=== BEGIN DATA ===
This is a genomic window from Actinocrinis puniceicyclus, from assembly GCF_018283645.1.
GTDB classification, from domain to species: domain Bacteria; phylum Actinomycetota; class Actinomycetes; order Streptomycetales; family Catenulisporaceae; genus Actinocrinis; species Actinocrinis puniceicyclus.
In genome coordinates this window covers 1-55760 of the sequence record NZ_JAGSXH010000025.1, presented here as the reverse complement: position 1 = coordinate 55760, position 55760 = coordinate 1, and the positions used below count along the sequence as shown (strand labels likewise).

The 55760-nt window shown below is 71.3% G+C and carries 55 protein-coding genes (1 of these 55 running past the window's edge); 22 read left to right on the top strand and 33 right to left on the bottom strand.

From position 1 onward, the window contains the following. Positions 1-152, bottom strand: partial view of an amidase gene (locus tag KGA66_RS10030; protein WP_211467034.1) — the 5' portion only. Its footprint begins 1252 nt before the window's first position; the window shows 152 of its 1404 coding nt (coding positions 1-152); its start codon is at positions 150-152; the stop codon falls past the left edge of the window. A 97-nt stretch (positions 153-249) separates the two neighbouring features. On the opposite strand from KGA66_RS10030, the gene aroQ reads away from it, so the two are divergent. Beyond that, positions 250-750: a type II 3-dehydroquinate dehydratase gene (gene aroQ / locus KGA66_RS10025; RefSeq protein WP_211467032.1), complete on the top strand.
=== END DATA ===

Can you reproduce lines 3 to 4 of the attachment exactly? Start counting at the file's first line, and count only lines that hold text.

In genome coordinates this window covers 1-55760 of the sequence record NZ_JAGSXH010000025.1, presented here as the reverse complement: position 1 = coordinate 55760, position 55760 = coordinate 1, and the positions used below count along the sequence as shown (strand labels likewise).

The 55760-nt window shown below is 71.3% G+C and carries 55 protein-coding genes (1 of these 55 running past the window's edge); 22 read left to right on the top strand and 33 right to left on the bottom strand.